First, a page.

2. No, but its harder to differentiate yourself if you decide you want to specialize later on. Preclinical doesn't matter unless you want to be a lab technician or work on mannequins all your life (or be a prosthodontist who does their own labwork). Even clinical patient experiences lose their value in the dental school context as you are learning the dental school way, not the profitable dentist way. If you do too many patients under the dental school context, you might lose sight of the big picture and end up picking up inefficient habits. Being a better general dentist is learning how to talk to patients, learning how to deal with difficult patients, speaking with confidence, understanding dentistry in the business context, and understanding how to improve your clinical efficiency. In essence, you just need to know what your school expects to pass then build upon it by improving your technique without pissing off the floor faculty.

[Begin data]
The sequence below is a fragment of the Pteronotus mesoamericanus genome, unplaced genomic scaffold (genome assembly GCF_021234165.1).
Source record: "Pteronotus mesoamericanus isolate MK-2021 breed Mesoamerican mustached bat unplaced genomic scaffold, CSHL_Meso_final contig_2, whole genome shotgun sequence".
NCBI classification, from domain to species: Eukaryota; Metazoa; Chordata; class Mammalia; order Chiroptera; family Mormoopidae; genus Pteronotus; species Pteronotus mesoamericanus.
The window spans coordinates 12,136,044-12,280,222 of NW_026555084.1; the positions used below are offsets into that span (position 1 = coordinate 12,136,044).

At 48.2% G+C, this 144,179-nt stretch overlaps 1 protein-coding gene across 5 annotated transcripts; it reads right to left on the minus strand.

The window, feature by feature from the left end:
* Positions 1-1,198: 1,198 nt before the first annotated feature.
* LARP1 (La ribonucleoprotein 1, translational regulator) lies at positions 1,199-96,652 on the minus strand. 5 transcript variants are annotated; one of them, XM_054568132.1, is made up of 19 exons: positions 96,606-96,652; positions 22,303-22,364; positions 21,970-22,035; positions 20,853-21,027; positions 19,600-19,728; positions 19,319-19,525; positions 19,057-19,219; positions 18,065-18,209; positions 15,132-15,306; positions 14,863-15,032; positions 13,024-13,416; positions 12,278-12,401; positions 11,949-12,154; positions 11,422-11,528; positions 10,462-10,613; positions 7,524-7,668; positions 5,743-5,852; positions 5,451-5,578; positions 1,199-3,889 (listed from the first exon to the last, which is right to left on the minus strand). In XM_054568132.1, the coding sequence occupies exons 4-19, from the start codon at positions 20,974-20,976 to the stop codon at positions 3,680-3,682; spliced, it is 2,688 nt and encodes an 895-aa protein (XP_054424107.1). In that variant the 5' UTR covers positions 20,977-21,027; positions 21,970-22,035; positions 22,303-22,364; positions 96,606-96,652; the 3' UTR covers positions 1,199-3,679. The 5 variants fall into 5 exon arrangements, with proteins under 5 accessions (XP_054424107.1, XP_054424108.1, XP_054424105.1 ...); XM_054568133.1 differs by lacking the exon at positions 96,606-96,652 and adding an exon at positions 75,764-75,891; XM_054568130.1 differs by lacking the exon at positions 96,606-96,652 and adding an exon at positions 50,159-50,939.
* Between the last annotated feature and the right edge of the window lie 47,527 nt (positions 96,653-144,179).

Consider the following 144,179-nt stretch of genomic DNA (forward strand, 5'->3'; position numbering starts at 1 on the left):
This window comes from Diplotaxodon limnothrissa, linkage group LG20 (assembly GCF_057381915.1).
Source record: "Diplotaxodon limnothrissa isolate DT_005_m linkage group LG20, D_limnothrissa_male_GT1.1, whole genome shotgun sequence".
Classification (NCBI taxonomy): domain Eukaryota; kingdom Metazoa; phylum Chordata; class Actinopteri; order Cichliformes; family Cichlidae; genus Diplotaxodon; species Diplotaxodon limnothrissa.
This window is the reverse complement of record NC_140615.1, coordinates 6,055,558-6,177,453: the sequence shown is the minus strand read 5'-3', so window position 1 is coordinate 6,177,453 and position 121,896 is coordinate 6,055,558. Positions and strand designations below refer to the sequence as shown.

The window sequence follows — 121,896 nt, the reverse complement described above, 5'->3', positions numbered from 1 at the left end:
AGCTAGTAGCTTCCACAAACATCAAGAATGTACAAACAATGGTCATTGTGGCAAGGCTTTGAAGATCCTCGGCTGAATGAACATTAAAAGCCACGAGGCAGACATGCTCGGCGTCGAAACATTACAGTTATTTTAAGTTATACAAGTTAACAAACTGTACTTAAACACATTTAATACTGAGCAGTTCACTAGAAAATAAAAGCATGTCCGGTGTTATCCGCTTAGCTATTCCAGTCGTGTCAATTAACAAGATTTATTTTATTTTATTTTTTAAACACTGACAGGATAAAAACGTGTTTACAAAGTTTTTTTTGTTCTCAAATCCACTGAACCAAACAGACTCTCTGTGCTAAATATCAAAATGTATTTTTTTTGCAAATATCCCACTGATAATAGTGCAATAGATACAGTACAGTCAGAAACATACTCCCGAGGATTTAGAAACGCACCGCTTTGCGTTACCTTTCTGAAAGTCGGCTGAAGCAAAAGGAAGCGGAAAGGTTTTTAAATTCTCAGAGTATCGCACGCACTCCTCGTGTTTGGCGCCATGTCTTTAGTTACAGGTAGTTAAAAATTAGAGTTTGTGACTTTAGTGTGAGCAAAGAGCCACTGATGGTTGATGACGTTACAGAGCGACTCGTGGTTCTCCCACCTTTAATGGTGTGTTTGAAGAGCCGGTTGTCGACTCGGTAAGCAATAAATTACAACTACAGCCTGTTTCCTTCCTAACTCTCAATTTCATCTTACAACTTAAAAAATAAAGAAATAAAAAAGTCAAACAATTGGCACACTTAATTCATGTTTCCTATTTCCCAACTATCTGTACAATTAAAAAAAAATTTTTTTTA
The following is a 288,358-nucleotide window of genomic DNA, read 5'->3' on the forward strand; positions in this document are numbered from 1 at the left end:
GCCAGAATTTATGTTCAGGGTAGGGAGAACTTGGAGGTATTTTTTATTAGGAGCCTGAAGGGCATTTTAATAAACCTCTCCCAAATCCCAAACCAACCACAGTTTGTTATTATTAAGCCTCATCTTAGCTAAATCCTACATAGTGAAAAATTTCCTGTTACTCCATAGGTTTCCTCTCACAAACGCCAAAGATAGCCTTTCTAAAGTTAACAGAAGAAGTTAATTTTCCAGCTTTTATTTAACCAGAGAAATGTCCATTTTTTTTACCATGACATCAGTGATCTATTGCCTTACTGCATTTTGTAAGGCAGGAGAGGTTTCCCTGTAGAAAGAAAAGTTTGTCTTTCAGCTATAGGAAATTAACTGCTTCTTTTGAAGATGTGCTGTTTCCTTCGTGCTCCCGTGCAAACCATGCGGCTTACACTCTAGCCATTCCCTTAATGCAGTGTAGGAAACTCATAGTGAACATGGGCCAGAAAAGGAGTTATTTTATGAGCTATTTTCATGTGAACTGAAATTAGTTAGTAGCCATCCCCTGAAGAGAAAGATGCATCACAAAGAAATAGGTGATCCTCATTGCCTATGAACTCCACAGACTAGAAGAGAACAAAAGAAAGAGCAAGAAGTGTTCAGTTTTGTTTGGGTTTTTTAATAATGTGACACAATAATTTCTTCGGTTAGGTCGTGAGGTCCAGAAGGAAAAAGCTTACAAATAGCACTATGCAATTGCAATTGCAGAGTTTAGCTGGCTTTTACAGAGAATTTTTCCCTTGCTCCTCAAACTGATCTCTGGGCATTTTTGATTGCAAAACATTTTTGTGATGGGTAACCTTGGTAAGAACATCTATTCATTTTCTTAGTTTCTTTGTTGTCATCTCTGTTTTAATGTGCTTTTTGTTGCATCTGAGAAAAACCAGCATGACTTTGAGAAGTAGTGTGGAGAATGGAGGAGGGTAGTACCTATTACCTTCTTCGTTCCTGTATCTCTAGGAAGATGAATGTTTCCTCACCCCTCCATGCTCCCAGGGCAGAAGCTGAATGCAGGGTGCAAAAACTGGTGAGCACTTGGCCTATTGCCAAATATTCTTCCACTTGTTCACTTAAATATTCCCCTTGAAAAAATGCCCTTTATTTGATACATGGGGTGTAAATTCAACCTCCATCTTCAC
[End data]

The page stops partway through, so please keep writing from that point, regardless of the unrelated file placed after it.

It all depends on how you allocate your time. Personally, I recommend trying hard to finish all your requirements by your third year, so you can focus on being the most efficient dentist on your fourth year. This is the start of your path to being a superGP.
 

2TH MVR

Orthodontist
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Aug 3, 2017
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North Scottsdale, Arizona
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What specialty are you interested in? Not knocking anyone here, but it's gonna take a lot more effort for oral surgery than for perio and for ortho than for prosth. I feel like the top 20% is a comfortable place to be for specializing, in general.

Big Hoss

I'll ad this thought to this statement. Sure .... top 20% "may" get you into a specialty program, but you will be going to a VERY expensive private school as opposed to a traditional dental school that has specialty programs. It pays to be in the top 5-10% of your class so you can go to a "relatively" inexpensive traditional dental school. Think long term future debt.